The model info is fairly correct, but I have a few more models to add. More important are some technical details regarding models using and stickshift transmission versus models using an automatic transmission that the model code does not mention.
On trucks using a manual transmission, the input shaft is the top shaft of the transmission, the center differential is in the output shaft which is the bottom shaft, and front bevel drive is right behind the flywheel in all one combined unit, and the rear bevel drive has a long torque tube that is parallel to the truck frame. The shaft connecting the two is parallel and does not have any u-joints. With this setup, the the main driveshaft rotates the opposite direction of the engine.
On models using an automatic transmission, the same bevel drive and housing that is used in the rear of the stickshift models are used in the front and in the rear. The automatic bevel drives use shorter torque tubes and different flanges connecting the bevel drive housing to the mount so that the torque tubes are somewhat angled to the truck frame, pointing up toward the transfer case. The shafts connecting the torque tubes to the transfer case have a either c-v joint or a standard u-joint at the transfer case depending on the model.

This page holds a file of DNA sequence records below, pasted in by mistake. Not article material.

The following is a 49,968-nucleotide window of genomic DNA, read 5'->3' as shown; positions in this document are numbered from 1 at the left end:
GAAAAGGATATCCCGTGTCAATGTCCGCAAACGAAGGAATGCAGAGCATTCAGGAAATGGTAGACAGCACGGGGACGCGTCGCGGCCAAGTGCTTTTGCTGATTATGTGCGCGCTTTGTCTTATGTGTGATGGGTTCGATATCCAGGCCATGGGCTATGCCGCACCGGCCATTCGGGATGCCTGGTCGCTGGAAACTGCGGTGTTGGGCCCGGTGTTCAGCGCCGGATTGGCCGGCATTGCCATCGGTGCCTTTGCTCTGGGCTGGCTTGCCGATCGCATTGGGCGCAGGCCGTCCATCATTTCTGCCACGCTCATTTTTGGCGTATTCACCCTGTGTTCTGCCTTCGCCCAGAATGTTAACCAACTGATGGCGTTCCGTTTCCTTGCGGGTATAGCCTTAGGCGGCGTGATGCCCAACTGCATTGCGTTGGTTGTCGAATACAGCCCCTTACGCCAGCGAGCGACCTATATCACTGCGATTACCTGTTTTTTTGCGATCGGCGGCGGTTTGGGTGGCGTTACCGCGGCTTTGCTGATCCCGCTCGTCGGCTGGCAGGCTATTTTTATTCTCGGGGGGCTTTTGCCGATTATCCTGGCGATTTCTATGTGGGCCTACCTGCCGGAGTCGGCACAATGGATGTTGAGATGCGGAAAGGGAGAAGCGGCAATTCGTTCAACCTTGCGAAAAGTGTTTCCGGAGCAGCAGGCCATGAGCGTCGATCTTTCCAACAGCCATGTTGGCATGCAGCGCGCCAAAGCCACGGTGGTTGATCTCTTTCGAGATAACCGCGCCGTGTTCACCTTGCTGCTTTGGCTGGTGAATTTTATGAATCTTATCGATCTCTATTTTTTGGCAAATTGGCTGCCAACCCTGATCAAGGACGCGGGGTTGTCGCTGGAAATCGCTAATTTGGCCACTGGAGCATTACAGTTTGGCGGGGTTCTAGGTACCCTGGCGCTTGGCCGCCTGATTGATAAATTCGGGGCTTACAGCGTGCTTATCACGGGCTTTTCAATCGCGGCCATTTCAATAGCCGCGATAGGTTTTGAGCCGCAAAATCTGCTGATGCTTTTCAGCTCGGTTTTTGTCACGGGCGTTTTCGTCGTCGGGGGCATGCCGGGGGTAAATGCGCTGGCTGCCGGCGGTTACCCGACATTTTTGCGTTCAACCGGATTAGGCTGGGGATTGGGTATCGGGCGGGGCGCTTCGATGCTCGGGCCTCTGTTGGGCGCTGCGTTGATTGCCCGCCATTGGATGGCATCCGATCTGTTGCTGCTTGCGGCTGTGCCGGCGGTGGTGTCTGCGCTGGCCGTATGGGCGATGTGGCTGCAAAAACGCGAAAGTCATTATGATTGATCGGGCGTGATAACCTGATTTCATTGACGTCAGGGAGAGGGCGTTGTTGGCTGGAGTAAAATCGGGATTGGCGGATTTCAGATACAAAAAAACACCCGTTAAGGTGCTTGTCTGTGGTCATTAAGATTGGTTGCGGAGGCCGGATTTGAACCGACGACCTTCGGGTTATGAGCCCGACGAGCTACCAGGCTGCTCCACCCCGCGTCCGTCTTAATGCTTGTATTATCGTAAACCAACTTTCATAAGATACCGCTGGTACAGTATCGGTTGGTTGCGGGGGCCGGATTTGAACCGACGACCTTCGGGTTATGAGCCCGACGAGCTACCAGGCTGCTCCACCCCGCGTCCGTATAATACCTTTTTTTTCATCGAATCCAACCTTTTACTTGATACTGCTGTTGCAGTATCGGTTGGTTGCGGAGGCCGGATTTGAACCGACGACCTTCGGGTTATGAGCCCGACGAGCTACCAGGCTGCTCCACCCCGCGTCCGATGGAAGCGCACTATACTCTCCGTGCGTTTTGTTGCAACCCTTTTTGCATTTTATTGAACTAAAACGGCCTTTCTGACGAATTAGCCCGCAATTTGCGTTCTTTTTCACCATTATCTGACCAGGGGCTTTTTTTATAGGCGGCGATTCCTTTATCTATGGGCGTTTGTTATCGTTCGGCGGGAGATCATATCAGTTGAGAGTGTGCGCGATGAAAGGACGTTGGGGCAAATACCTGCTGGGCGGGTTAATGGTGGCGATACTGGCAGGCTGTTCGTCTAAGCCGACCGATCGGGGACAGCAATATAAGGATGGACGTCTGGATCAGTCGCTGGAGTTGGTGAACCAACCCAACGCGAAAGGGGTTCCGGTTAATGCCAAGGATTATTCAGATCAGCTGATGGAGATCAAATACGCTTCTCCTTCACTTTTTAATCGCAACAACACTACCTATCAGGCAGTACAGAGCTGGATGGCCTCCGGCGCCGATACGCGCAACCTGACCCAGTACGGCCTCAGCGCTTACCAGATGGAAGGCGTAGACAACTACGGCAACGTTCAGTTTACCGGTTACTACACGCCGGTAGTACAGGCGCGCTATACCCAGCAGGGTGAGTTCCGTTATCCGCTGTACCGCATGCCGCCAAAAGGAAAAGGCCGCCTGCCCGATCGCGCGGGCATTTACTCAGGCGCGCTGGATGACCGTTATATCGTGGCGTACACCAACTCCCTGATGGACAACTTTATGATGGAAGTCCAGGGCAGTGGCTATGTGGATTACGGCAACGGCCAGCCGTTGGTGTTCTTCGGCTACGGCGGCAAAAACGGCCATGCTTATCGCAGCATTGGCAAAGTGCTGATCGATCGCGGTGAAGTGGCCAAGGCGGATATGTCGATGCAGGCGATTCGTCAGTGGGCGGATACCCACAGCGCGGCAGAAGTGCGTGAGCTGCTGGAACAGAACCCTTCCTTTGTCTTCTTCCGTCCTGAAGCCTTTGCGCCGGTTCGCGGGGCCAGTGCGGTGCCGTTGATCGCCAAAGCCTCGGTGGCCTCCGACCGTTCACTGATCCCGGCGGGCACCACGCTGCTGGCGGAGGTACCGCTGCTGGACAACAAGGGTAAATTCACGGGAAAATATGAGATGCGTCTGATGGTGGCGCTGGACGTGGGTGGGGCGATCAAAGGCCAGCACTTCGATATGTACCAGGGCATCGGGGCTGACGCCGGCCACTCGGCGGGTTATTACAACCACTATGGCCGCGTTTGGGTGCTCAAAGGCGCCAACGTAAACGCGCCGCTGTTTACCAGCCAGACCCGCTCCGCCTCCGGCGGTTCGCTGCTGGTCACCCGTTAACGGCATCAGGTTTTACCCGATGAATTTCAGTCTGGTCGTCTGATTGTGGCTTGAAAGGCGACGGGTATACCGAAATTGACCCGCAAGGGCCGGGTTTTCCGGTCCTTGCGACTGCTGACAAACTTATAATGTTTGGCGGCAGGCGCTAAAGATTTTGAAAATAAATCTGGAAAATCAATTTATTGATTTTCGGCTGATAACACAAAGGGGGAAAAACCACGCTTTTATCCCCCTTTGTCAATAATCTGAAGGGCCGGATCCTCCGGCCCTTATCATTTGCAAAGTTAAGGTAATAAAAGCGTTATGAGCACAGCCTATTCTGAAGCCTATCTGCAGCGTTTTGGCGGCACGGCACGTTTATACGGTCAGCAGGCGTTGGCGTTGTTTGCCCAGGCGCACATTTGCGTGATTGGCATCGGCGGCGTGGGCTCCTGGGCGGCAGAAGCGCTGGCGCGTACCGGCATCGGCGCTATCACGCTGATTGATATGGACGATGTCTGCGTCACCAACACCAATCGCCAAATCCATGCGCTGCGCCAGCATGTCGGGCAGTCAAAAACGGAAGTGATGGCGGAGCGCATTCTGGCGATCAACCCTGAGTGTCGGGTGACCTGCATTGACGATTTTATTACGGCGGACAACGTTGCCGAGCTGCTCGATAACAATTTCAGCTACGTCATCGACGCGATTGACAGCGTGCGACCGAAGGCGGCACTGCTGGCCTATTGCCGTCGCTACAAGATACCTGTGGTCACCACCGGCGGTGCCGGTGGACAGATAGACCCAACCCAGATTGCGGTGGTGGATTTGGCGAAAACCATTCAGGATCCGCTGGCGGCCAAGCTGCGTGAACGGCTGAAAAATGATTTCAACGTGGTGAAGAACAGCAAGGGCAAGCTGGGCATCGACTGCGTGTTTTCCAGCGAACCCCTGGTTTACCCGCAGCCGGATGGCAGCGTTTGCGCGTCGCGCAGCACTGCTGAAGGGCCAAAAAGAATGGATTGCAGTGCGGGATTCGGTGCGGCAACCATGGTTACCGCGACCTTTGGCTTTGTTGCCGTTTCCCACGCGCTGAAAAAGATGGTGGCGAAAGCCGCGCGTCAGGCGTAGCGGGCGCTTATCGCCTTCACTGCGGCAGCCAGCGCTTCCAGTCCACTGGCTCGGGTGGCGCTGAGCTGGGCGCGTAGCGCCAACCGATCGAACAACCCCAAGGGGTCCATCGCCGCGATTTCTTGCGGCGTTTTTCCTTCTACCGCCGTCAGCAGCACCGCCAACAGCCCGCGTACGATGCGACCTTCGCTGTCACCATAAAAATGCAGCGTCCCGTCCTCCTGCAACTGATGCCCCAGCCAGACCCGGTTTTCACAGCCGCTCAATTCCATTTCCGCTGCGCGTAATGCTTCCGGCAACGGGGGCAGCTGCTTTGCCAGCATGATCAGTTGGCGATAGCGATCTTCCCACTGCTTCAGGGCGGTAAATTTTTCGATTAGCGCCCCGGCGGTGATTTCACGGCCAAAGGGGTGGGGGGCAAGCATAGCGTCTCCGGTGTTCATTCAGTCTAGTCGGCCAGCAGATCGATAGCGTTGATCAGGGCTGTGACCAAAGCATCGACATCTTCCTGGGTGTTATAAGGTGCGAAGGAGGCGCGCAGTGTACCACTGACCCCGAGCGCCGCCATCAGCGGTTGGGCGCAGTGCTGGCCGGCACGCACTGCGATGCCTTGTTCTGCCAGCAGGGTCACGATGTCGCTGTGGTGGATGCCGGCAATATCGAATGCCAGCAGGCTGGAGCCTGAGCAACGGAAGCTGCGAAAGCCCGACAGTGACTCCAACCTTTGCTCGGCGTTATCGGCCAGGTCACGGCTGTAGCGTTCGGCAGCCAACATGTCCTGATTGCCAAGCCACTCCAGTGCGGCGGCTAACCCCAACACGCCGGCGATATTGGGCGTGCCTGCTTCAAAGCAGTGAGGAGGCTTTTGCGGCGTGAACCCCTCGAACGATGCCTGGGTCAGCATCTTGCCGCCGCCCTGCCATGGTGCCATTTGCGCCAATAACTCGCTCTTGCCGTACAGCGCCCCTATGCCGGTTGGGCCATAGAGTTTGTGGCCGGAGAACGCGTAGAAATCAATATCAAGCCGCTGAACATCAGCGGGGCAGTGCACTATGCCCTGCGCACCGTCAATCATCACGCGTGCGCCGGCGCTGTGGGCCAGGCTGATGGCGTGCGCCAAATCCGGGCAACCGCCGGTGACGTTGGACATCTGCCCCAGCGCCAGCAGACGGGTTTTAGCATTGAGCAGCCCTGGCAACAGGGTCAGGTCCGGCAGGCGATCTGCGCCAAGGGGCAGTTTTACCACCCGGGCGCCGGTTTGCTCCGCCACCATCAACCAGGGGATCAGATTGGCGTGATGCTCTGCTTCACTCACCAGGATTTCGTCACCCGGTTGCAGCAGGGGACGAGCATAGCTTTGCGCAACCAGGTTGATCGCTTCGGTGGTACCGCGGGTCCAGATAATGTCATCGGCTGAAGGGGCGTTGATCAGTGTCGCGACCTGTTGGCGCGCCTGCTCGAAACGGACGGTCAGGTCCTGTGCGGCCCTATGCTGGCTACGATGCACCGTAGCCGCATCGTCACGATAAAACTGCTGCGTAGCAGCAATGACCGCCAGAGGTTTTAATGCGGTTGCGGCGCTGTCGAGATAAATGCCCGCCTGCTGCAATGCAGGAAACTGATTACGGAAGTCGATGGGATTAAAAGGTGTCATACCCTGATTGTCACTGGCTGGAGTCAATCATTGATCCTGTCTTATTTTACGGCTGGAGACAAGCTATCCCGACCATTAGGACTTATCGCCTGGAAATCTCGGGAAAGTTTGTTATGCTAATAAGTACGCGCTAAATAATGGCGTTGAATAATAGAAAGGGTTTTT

An automatic midsize B-model uses a smaller and fairly compact 2-shaft transfer case that fits right under the wing box, with the driveshafts to the front and rear also rotating the opposite direction of the engine. A modified floor pan and firewall allows the standard 72" wide cab and fenders to fit together together the same as a manual transmission model with fuel tank right between the cab and wing box.
A big automatic U-model, larger and heavier 3-shaft transfer case is used, with the front and rear driveshafts rotating the same direction as the engine. The A-style cab is used, also with a modified floor pan and firewall, but it is set back like the standard F-style cab. The huge transmission and transfer case make the cab sit a foot higher than even the largest stickshift model, and the fuel tank sits a foot off the cab mounts. The transfer case is so big, it requires a foot of space between the fuel tank and wing box to accommodate it.
The bevel drive housings are open on both sides and the side flanges are symmetrical so that the bevel drive can go in from either side depending on which transfer case or transmission is used.
Here is a link to a Walter manual (https://plus.google.com/photos/+LarryMarmet/albums/5489003114983166961)
explaining some of this. Hope this makes sense.